The last surviving witness to Lincoln’s assassination lived long enough to share his story on TV
Samuel J. Seymour was one of the approximately 1,700 people at Ford’s Theatre in Washington, D.C., on April 14, 1865, the night President Abraham Lincoln was assassinated by John Wilkes Booth. He was also the last to live long enough to talk about that historic night on television.
Seymour was 5 years old when he went to see the play “Our American Cousin” with his nurse, Sarah Cook, and Mrs. Goldsboro, the wife of his father’s employer.
When Booth shot Lincoln, he pulled the trigger during the biggest laugh of the night so that it wouldn’t be heard. What caught Seymour’s attention was when Booth fell from the balcony after a scuffle with Henry Reed Rathbone.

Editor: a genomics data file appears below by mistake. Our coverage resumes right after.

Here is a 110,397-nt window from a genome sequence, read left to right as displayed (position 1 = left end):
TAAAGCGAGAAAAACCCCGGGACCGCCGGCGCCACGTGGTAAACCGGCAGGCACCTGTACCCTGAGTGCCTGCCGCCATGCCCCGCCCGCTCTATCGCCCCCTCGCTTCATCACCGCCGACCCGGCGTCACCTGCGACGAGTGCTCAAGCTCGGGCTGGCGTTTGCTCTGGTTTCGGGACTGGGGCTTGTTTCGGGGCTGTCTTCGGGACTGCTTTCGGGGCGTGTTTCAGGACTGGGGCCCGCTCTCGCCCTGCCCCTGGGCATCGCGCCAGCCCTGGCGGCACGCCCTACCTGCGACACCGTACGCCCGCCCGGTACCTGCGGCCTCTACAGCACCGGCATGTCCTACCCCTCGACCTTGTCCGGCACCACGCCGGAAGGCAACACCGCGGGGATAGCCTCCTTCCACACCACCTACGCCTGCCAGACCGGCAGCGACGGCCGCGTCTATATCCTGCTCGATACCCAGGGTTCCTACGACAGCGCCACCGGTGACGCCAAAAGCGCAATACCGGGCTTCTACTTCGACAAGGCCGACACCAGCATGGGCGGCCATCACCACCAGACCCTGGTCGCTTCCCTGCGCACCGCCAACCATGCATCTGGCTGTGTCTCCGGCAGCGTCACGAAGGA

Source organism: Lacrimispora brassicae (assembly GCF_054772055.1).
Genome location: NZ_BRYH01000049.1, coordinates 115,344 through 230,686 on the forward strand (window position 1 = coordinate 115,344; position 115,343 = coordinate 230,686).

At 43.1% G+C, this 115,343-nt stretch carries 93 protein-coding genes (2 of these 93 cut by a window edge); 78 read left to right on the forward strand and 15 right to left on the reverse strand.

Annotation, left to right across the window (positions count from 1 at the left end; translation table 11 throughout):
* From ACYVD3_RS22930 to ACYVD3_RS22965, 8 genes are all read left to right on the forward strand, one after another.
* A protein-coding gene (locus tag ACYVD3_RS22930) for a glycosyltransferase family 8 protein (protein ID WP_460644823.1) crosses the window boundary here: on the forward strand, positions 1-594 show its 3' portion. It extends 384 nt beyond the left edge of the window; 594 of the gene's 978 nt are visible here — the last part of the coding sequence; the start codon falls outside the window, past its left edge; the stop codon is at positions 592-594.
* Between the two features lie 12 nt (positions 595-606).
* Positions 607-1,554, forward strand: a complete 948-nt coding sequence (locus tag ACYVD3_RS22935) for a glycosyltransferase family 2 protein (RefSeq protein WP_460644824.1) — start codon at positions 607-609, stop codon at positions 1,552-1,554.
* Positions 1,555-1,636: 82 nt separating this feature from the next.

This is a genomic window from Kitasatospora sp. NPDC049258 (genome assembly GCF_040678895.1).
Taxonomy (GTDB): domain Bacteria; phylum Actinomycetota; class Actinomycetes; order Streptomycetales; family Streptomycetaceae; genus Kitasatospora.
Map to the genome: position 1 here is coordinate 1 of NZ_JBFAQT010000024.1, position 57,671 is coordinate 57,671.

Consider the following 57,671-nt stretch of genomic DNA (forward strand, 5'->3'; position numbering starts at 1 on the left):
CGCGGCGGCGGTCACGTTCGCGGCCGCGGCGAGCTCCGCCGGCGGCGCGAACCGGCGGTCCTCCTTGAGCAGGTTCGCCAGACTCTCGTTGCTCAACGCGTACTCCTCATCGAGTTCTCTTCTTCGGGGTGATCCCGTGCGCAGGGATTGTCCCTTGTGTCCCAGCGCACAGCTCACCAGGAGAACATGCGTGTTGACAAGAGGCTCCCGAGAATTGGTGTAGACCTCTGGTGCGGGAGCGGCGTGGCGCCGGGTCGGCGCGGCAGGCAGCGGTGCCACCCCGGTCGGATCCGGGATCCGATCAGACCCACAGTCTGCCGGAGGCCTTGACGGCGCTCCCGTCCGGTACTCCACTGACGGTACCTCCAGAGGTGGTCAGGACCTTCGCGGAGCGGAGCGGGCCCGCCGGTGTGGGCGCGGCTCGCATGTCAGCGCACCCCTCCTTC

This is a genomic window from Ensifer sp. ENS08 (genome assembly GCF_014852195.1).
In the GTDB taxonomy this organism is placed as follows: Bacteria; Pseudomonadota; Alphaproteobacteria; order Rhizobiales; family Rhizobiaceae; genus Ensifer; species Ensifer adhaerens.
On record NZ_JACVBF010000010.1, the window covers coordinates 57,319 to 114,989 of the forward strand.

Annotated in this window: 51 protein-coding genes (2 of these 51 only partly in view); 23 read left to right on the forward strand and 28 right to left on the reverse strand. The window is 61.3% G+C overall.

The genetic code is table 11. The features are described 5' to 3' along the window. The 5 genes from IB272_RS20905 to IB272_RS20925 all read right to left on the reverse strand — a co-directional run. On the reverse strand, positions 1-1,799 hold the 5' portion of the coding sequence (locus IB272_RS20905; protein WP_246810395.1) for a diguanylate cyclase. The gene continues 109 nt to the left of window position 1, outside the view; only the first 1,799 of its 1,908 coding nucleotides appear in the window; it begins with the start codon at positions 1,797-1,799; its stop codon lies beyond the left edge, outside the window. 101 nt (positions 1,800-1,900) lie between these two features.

Chaos erupted in the theater and Seymour was ushered out by his nurse. While they fled he overheard people screaming, “Lincoln’s shot! The President is dead!”
“I saw Lincoln slumped forward in his seat,” the old man later recalled. “That night I was shot 50 times, at least, in my dreams—and I sometimes relive the horror of Lincoln’s assassination, dozing in my rocker as an old codger like me is bound to do.”
Two months before Seymour’s death at the age of 95, he appeared on the game show “I’ve Got a Secret,” where panelists tried to guess his secret: “I saw John Wilkes Booth shoot Abraham Lincoln (April 14, 1865).”
Seymour didn’t speak much during the show but he did make a historic understatement when panelist Jayne Meadows asked if his secret was “a pleasant thing,” to which Seymour replied, “Not very pleasant I don’t think. I was scared to death.”
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